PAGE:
When you’re going through the recovery process, it’s essential to have a strong support system. Having other people in your corner keeps you accountable and motivates you to stick with your treatment plan, reducing the risk of relapse. Although family members and friends are an important part of your support system, it’s also helpful to have peer support from someone who understands what it’s like to recover from a substance use disorder. Learn more about peer support in mental health and discover how it can help you overcome your addiction.

What Does Peer Support Mean?

According to the Substance Abuse and Mental Health Services Administration, peer support involves learning from someone who’s been successful at recovering from addiction. This type of support may be formal or informal. For example, you may get peer support in mental health from one of your family members or friends.

Many recovery programs also have peer support workers available to advocate on your behalf, share helpful resources and mentor you through each stage of the recovery process. Peer support workers often lead group meetings or spend time building strong recovery communities, increasing access to mentorship and understanding.

Why Is Peer Support in Mental Health So Important?

Recovery isn’t something that happens overnight. It’s a process involving several types of treatment, such as counseling, medications and holistic therapies to support your physical and mental health. Most of these steps involve support from clinical professionals, such as therapists, counselors, physicians and nurses. Although addiction treatment professionals are highly skilled and compassionate, they don’t necessarily know what it’s like to recover from a substance use disorder. That’s why peer support in mental health is so important.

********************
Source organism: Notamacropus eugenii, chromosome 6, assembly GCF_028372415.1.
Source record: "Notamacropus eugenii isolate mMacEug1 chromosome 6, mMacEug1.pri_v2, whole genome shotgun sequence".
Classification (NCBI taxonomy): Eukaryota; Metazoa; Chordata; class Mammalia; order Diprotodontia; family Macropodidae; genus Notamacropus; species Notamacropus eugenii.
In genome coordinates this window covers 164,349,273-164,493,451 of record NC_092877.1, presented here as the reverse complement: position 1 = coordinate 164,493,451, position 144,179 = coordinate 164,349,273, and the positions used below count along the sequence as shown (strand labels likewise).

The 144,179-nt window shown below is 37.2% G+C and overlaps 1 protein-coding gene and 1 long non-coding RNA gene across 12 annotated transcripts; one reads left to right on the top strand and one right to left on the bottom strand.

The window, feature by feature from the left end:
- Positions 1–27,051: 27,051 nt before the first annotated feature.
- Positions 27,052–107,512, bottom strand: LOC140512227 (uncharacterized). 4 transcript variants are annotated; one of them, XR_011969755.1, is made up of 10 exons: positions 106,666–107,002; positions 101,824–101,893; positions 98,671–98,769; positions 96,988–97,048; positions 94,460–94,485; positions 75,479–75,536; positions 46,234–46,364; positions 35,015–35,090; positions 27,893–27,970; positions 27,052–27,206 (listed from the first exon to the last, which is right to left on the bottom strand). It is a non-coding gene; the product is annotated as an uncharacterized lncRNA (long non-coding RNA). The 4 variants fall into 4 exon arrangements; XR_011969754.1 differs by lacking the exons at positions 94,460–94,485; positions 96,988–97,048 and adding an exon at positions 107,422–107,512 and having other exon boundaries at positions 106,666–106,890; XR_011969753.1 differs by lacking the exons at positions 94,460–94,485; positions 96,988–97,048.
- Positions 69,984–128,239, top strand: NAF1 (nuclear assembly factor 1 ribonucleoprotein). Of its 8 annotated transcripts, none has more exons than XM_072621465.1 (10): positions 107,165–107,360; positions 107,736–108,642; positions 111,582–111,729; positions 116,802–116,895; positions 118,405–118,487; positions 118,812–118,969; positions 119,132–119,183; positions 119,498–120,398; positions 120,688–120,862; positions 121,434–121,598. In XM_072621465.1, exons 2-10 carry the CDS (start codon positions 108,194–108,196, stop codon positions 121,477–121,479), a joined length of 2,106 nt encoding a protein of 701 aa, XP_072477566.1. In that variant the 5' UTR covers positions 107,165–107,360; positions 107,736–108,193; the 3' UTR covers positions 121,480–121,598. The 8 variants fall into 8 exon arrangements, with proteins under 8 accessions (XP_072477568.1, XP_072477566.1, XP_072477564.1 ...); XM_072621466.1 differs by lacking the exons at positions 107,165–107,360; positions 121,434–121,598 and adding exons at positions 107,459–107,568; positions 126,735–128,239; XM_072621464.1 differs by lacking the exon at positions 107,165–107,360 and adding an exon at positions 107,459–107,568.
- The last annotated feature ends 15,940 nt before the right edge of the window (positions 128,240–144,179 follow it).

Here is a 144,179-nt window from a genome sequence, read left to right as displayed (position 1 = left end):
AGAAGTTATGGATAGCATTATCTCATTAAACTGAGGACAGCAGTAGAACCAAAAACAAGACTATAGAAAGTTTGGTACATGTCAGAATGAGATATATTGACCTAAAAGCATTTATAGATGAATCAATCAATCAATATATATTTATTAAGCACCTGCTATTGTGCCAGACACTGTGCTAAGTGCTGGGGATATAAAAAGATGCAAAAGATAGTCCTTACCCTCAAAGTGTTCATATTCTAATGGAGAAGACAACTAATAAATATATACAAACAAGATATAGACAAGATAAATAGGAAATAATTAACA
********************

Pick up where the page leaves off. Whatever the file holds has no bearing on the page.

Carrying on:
Peer support gives you direct access to someone who understands exactly what you’re going through, making you feel seen and heard as you work through your recovery. These are just a few of the benefits of having a peer share their knowledge and insight.

Validation and Empowerment

When you talk with a friend or family member who’s never struggled with substance abuse, they may invalidate your emotions, either intentionally or unintentionally. Invalidation means someone makes you feel ignored, rejected or judged. For example, if you share that you have six or seven drinks every night, a friend or family member may judge you for drinking too much. Instead of helping you recover, this type of judgment makes you feel ashamed and discourages you from asking for much-needed support.

Someone who’s recovered from a substance use disorder knows what it’s like to struggle with shame. They may have experience with binge drinking, abusing prescription drugs or mixing illicit substances to enhance their effects. You may even interact with someone who lost their job or had to stop spending time with their children due to substance abuse. Rather than judging you, a peer can use their experiences to validate your feelings and inspire you to make a positive change in your life.